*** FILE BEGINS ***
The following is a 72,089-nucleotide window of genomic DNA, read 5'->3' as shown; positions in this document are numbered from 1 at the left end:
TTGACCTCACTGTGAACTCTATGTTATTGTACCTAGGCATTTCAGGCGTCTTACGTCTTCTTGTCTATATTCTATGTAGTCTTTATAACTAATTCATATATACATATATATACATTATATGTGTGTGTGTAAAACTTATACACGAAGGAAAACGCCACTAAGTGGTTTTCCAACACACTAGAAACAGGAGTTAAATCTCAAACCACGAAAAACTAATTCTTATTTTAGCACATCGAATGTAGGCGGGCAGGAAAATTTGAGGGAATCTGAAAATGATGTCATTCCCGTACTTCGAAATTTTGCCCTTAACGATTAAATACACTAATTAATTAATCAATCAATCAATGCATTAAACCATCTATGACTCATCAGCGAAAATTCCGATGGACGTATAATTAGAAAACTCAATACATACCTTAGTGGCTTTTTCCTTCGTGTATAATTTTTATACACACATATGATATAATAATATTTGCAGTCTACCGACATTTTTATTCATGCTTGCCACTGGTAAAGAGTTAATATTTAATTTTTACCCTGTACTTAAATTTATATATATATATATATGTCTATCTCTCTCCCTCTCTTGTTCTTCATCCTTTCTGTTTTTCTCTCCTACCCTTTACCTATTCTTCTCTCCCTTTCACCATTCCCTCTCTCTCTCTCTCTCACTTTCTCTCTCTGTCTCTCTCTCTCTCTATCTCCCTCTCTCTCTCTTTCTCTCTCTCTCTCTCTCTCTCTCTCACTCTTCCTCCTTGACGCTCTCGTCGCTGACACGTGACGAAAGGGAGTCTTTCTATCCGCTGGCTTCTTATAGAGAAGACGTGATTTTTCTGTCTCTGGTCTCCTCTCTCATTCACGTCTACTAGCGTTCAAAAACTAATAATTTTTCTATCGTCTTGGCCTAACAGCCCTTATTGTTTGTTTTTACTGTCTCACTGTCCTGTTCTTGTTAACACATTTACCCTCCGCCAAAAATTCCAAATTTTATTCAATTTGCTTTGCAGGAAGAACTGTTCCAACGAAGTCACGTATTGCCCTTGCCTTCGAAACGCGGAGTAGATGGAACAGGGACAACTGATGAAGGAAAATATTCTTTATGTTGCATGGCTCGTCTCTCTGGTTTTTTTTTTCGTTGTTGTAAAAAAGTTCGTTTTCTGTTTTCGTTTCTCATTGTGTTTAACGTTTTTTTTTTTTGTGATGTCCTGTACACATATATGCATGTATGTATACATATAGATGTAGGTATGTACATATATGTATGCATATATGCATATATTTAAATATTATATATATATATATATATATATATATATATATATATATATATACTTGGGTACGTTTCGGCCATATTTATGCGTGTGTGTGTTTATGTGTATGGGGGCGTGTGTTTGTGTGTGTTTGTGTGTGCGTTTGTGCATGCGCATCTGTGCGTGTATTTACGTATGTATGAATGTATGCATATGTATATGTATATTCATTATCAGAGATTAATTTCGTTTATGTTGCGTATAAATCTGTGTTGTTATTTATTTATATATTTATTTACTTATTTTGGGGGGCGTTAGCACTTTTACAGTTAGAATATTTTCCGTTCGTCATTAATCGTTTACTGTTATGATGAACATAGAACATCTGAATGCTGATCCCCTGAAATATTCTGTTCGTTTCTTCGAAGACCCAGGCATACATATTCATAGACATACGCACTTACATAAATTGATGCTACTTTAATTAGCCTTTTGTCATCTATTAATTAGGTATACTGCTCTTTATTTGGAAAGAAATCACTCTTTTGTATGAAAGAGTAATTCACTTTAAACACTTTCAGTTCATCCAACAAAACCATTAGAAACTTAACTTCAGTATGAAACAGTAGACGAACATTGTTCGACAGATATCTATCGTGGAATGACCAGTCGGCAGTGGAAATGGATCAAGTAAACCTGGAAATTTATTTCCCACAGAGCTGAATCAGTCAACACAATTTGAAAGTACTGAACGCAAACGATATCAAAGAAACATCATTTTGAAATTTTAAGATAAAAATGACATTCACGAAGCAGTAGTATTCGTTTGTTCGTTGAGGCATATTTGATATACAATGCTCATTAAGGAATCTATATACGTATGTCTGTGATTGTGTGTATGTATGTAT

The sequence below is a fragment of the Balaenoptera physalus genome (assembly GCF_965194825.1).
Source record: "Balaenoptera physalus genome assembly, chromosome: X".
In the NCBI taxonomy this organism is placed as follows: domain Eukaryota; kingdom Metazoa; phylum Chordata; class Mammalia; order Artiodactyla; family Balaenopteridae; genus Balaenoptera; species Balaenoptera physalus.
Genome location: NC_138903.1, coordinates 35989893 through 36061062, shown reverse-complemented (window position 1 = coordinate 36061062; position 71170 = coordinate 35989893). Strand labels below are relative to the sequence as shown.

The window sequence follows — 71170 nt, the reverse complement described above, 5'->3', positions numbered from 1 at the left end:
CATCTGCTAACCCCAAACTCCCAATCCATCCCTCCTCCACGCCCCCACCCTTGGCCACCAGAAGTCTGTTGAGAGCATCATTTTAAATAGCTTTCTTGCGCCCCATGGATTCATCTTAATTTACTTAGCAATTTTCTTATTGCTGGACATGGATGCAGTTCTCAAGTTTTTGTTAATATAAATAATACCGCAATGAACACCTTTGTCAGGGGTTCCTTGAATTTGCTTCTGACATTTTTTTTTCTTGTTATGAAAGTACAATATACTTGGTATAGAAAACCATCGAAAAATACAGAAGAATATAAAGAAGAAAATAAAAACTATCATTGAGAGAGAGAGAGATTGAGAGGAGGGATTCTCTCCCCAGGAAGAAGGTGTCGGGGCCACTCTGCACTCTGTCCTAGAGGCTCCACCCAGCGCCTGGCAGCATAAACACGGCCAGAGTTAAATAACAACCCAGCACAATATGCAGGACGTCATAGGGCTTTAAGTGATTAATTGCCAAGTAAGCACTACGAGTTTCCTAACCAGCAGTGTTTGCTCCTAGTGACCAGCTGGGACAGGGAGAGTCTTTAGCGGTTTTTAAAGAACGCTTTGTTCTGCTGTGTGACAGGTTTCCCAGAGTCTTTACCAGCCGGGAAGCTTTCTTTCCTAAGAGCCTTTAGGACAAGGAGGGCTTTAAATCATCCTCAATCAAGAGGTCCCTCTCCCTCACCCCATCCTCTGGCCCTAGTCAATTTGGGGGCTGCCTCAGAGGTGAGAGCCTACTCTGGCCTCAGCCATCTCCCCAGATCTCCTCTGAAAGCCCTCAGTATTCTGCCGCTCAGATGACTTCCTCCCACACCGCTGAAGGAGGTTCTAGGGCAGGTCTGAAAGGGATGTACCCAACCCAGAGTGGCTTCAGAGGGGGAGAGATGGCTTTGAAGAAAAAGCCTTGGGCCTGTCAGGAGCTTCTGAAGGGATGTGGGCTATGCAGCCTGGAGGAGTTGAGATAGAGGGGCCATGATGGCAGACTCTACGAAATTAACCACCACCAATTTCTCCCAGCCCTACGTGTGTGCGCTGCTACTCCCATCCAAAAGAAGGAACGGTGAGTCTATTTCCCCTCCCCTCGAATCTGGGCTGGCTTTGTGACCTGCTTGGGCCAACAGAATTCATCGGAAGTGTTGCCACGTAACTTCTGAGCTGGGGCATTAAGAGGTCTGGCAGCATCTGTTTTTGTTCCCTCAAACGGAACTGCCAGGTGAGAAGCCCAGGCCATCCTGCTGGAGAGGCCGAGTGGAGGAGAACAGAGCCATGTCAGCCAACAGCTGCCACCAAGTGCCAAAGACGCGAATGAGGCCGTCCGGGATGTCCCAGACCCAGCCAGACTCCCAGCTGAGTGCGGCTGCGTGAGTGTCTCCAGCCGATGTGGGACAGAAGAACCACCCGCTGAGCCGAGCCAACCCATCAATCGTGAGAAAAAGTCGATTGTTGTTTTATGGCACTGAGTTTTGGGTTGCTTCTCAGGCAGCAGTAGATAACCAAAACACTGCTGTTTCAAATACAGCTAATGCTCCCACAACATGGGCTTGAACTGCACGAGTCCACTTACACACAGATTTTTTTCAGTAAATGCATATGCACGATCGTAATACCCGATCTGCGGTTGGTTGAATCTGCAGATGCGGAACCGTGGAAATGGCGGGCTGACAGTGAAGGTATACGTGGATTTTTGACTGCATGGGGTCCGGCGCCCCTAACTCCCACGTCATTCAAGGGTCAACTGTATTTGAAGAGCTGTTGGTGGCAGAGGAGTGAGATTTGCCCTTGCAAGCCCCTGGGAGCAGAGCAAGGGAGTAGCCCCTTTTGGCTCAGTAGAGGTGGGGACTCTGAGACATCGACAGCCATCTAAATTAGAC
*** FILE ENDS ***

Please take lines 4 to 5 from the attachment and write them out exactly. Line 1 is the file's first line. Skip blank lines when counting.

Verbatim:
Source record: "Balaenoptera physalus genome assembly, chromosome: X".
In the NCBI taxonomy this organism is placed as follows: domain Eukaryota; kingdom Metazoa; phylum Chordata; class Mammalia; order Artiodactyla; family Balaenopteridae; genus Balaenoptera; species Balaenoptera physalus.